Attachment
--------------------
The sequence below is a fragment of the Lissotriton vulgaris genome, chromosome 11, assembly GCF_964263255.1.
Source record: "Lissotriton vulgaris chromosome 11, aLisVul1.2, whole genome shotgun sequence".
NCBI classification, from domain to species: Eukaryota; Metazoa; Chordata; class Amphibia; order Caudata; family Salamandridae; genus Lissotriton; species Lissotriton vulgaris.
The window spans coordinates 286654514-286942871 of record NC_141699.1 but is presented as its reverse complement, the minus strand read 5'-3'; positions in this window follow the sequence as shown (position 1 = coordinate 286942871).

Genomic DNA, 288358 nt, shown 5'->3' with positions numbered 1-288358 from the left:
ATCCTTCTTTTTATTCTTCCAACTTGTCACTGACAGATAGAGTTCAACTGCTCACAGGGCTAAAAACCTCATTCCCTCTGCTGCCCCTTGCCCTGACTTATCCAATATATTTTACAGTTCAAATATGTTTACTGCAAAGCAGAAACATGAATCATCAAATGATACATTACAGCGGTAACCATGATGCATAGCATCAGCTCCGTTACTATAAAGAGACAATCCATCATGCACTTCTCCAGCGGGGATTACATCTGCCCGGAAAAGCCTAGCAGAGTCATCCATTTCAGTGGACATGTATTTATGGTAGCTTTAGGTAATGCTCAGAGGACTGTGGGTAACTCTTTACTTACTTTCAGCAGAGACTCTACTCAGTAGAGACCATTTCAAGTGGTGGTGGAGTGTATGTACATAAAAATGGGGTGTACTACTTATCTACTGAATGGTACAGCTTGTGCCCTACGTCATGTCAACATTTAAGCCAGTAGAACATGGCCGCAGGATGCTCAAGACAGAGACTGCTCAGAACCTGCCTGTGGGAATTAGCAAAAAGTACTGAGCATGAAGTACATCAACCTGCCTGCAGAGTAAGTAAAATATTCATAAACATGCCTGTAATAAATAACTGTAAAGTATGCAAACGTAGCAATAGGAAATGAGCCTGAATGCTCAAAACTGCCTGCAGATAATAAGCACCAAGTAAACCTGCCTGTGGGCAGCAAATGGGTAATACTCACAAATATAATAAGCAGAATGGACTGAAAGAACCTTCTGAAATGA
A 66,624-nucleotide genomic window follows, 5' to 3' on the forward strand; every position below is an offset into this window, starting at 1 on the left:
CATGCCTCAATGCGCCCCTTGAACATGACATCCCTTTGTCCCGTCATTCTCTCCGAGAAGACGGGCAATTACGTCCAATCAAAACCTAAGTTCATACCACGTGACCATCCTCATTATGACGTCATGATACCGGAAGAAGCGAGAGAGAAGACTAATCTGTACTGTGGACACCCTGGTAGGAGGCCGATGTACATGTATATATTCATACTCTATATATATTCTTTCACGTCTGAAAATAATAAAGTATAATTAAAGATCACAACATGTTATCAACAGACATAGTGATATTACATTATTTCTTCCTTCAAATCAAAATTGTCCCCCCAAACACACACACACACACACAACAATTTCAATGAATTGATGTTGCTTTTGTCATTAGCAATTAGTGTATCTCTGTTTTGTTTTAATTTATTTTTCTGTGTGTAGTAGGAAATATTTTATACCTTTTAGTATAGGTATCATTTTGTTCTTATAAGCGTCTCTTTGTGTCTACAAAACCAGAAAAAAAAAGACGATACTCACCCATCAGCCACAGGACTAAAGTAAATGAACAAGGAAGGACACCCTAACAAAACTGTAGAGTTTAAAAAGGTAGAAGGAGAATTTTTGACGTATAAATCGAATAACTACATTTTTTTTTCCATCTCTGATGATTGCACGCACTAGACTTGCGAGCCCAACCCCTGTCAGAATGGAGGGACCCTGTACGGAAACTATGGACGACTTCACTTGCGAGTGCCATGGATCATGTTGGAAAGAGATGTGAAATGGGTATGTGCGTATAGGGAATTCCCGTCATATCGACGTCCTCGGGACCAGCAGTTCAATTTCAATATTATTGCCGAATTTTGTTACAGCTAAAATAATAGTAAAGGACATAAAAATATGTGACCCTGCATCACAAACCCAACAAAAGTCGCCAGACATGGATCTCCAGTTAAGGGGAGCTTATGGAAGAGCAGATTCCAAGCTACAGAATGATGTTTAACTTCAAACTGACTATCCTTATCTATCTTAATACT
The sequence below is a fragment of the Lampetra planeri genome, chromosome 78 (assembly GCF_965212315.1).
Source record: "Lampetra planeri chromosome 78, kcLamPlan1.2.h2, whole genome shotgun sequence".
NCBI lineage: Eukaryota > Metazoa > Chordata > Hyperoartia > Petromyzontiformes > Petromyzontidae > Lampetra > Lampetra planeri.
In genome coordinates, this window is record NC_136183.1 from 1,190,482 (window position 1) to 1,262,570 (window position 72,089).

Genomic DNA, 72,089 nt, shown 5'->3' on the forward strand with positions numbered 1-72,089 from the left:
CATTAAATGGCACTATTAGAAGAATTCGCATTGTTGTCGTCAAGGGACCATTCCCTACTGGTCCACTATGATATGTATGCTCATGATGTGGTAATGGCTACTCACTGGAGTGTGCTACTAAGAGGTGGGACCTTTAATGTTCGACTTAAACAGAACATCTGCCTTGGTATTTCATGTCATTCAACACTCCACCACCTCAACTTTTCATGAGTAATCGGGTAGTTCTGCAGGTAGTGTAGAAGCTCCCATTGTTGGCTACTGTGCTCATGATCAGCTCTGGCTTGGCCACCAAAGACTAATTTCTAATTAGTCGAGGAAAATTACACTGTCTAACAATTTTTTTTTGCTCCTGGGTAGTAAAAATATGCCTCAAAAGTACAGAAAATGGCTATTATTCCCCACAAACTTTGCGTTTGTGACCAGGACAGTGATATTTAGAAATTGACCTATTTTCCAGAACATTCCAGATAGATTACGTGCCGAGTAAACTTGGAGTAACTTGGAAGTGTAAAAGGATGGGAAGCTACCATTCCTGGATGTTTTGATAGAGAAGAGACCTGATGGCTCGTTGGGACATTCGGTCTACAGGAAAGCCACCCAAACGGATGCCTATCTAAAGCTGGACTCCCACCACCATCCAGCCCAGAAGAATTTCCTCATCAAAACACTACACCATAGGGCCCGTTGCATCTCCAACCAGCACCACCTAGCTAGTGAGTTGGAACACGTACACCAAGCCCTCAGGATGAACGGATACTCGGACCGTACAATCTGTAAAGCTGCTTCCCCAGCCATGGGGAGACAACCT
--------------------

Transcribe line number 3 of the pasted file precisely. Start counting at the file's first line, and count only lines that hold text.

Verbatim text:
NCBI classification, from domain to species: Eukaryota; Metazoa; Chordata; class Amphibia; order Caudata; family Salamandridae; genus Lissotriton; species Lissotriton vulgaris.